Tamworth Rage Page
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Anna Rose
Page 5 -2007
Anna Rose
Welcome back Helen! We have missed you during your electrifying absence from compiling Ragepage. We have all been in a “news desert” since your computer was struck by lightning on July 8. I am delighted to be able to check in every day and see what’s happening in the world of country music. Love ya work, Helen! Love to Dougie too.
Thank You Anna
Anna Rose Country Notes 3rd August
Backstage at the Crossing Theatre, Narrabri, Jimmy Barnes with Lawrie Minson and his partner, Shelley Watts.
TAMWORTH’S resident Golden Guitar winning musician, Lawrie Minson, believes in the old adage that variety is the spice of life. Lawrie regularly tours with country star Lee Kernaghan, but when Lee isn’t on the road, Loz manages to keep himself occupied with other projects. Last weekend he played in Jimmy Barnes’s band at their sold-out Crossing Theatre performance in Narrabri and this week he’s been rehearsing with Barnsey’s band for a live recording at The Studio (located at the Sydney Opera House) for a Music Max special. “Jimmy’s got a 20-piece orchestra with the string section from the Sydney Symphony Orchestra lined up for this recording,” Lawrie said. “We rehearse all week and do the final rehearsal on Saturday prior to Sunday afternoon’s live recording. It should be a great experience.”
After that, Lawrie returns to Tamworth to begin hosting a three-week harmonica workshop at the Tamworth Community College. But if you’re wanting a spot at the course, bad luck, as it’s already booked out. Flipping through one of his harmonica books, Lawrie came upon some very happy memories in the form of an autographs page – with signatures around the margins of Kris Kristofferson, Waylon Jennings, Willie Nelson, Johnny Cash, June-Carter Cash and all the musicians in the Highwaymen’s band. “I must have taken that book along to the gig that night,” Lawrie said. “It would have to be several years ago now. I’d almost forgotten they were there until I flipped through the pages in preparation for the harmonica workshop.”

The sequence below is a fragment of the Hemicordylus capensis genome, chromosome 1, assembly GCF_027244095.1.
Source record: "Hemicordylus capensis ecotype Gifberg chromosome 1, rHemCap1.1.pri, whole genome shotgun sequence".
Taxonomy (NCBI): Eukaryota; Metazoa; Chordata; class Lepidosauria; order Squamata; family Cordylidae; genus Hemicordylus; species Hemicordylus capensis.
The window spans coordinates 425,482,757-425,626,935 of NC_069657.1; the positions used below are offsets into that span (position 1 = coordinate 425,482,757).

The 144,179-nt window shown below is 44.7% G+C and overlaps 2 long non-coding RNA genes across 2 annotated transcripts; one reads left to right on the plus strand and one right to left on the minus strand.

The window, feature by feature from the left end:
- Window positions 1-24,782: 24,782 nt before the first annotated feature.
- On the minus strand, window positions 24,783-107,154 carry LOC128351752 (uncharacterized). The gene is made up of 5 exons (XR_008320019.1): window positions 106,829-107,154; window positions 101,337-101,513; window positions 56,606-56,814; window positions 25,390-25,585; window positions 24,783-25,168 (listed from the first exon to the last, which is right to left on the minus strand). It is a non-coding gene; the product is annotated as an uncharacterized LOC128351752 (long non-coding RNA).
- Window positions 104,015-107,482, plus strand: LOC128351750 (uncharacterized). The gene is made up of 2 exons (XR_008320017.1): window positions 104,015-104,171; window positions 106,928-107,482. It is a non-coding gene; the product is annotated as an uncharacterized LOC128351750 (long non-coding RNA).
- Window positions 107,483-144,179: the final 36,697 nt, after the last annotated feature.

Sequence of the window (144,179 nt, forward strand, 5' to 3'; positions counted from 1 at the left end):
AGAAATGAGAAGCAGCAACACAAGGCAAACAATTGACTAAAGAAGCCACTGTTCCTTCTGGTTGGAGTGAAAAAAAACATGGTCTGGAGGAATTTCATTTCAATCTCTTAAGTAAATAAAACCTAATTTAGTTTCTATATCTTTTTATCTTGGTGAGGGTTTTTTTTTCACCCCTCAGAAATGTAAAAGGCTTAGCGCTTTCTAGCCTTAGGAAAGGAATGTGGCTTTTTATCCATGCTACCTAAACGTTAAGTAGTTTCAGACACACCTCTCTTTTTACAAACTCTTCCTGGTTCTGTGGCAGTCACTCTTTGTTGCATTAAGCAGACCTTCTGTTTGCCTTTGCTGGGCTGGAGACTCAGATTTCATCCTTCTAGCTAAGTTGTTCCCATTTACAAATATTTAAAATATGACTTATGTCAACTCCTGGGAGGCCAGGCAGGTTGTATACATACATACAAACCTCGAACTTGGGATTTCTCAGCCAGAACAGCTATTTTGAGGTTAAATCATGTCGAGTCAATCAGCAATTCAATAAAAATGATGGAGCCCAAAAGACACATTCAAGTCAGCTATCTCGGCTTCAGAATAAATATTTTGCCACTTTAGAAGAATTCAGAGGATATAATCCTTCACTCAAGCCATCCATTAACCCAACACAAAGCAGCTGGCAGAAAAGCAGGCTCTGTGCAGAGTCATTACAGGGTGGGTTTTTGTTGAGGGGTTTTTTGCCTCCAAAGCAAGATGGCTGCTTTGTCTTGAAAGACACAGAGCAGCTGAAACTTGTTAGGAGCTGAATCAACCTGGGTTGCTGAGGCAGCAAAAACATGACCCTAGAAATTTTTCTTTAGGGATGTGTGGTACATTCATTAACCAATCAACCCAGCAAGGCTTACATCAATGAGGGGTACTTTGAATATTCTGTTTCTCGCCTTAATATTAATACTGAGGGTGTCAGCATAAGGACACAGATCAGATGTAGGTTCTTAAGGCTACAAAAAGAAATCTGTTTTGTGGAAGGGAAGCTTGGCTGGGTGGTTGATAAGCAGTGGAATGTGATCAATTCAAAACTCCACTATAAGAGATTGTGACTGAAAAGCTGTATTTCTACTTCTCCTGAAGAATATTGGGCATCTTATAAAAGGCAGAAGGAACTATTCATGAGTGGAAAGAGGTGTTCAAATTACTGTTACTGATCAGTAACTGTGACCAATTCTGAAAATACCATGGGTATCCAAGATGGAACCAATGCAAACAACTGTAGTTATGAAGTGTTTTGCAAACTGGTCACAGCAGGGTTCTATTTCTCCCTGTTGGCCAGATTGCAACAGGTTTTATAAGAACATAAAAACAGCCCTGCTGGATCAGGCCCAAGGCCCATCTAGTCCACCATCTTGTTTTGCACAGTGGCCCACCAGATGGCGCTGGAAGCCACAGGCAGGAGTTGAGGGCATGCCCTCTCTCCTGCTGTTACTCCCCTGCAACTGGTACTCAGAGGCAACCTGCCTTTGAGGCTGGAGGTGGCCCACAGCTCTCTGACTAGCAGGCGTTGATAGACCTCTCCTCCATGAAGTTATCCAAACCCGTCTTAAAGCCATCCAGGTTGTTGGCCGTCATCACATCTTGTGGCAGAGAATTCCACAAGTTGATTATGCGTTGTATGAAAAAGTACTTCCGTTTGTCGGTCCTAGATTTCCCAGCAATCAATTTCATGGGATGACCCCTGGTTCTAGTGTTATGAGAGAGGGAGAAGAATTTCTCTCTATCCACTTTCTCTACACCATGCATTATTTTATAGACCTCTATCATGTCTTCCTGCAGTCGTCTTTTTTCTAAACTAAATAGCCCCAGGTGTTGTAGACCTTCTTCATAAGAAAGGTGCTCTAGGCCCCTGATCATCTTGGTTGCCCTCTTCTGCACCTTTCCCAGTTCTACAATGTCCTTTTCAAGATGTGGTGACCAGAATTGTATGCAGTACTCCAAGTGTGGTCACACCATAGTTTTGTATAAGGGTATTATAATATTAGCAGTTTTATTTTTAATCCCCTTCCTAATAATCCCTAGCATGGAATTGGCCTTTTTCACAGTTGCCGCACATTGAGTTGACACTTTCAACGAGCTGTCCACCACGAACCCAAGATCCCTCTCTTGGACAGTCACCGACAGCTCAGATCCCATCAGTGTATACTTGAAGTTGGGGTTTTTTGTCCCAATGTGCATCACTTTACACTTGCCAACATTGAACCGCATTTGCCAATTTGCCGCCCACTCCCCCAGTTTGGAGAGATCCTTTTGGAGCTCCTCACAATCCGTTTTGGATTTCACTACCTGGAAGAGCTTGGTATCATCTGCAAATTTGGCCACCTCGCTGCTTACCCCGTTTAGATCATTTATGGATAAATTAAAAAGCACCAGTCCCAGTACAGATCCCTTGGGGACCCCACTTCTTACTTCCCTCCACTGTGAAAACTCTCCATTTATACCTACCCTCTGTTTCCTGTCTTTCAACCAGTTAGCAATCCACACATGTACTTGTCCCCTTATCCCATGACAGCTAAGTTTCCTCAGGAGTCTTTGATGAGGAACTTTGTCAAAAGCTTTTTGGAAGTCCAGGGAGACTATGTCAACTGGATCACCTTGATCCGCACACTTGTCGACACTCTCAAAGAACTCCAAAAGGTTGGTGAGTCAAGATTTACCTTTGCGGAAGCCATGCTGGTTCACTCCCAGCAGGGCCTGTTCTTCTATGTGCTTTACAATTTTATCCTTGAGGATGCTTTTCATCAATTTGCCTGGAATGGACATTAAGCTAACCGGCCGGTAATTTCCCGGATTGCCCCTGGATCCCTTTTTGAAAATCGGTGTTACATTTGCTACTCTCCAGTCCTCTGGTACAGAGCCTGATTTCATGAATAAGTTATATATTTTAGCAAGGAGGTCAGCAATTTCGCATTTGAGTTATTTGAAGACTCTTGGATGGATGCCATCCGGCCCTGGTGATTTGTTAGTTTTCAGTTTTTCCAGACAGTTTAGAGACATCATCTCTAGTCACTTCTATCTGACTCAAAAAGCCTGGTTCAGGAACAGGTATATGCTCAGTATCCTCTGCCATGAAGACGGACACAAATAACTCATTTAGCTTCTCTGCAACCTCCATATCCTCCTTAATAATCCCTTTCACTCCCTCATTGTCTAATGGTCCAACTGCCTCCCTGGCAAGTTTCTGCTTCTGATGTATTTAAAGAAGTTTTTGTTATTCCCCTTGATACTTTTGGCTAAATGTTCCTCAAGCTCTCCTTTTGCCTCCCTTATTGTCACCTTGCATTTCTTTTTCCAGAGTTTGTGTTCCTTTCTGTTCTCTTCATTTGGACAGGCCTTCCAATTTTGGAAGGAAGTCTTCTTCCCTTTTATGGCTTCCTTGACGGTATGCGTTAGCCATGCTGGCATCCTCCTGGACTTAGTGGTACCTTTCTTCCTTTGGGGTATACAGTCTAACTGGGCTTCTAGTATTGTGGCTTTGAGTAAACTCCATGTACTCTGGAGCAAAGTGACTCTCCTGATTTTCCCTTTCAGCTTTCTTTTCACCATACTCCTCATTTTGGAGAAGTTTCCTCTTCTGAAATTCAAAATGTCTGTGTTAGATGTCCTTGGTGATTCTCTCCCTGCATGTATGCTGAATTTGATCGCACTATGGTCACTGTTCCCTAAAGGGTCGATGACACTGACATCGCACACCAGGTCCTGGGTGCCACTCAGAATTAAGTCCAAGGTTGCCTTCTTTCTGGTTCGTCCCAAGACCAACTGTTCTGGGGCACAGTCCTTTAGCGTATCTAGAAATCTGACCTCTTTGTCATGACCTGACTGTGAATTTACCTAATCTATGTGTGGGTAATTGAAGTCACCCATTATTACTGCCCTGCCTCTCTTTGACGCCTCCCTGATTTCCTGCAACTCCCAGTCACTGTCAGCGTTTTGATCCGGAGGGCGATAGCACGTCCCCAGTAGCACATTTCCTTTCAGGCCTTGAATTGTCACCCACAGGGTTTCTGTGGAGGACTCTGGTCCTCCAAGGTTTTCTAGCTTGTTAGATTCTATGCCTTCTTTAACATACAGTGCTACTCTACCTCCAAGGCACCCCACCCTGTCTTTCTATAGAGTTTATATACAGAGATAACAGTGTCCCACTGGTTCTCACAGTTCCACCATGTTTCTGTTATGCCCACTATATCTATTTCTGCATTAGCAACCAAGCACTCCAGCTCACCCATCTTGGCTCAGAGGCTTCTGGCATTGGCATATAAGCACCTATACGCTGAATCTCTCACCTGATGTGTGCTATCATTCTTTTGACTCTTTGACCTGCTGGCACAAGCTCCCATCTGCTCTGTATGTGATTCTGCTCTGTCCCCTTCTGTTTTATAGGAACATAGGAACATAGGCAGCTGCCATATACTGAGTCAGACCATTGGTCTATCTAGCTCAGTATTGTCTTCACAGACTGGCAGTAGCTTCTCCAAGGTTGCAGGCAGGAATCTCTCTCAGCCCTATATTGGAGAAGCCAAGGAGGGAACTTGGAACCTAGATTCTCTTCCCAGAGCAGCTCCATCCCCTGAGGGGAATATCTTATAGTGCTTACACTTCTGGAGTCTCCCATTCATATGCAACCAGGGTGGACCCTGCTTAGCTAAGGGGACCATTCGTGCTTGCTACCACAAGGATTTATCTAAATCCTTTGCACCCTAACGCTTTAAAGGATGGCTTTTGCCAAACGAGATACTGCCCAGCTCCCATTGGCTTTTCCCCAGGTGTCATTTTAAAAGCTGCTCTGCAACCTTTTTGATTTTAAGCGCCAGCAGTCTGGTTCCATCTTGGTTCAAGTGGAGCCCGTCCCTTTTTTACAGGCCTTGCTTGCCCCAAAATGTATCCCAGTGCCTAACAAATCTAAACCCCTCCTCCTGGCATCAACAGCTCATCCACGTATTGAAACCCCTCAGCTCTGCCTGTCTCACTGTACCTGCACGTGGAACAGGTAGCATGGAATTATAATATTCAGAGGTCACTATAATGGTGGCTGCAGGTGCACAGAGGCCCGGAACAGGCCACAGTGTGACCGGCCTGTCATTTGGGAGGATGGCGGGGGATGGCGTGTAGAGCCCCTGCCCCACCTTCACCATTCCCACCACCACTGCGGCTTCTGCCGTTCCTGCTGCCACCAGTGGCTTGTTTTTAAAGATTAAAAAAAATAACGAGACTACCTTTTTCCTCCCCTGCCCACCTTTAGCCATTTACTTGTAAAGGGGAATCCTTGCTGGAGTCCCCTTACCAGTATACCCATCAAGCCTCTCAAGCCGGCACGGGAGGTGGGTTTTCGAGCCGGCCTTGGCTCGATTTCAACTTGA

Lawrie hosts a regular songwriters’ night at The Vault in Tamworth on the second Wednesday evening each month. It’s open to all genres of music and many local songwriters, including Matt Scullion, Steve Charles, John Cunliffe, Tracey Bell and Chris Langston find it an ideal venue where they can try out new songs before an appreciative audience. There’s a resident house band composed of Lawrie (playing whatever he fancies at the time); Ted Tilbrook, on guitar; Randall Wilson, drums; and Joe Gatty on bass. Mine hosts of The Vault, Colin Baker and Kate Ware, are extremely hospitable people and love to lend their support to the local music scene. If you’d like to experience some of the Tamworth vibe, get along to The Vault for Lawrie’s songwriters’ night – the next one is Wednesday, August 8.

What an achiever our Chez is. Cheryl Byrnes, pictured at The Pub with Jonahs Road.
CONGRATULATIONS to all finalists in the 2007 CMAA Country Music Achiever Awards. In particular, warm wishes to the Tamworth contingent named in that elite list. Tamworth-based publication, the Independent Country Music Bulletin, is a finalist in Media Achiever of the Year (Organisation) so good luck to Bob and Leanne Kirchner. Country Music Capital News is once again a worthy finalist (and past winner) of Media Achiever of the Year (Organisation) and the delightful Cheryl Byrnes of Cap News is a finalist in Media Achiever (Individual). You go, girl! Country Music Radio’s Nick Erby is also a finalist in Media Achiever (Individual) – another worthy finalist from the Country Music Capital.
Tireless community worker Lorraine Pfitzner is in line for the prestigious Rex Barry award (for the second consecutive year), so well done, Lorraine. Tamworth-born Felicity Urquhart is a finalist in the category she won last year – Independent Entertainer of the Year. Bookends would be a nice addition to her Central Coast home, I’m sure. Tamworth’s own LBS Music, headed by Lindsay Butler and Shaza Leigh, is a finalist in Record Company of the Year (Independent), as it should be!
Four Tamworth organisations, regular finalists in the Achiever Awards, should be commended for their consistent excellence in promoting the Country Music Capital and country music – The Pub and Wests (Entertainment Venue of the Year); The Big Golden Guitar Tourist Centre (Retailer of the Year); and the Capital Country Music Association (Club or Association of the Year). For a full list of finalists, visit www.country.com.au  and click on the Achiever Awards link.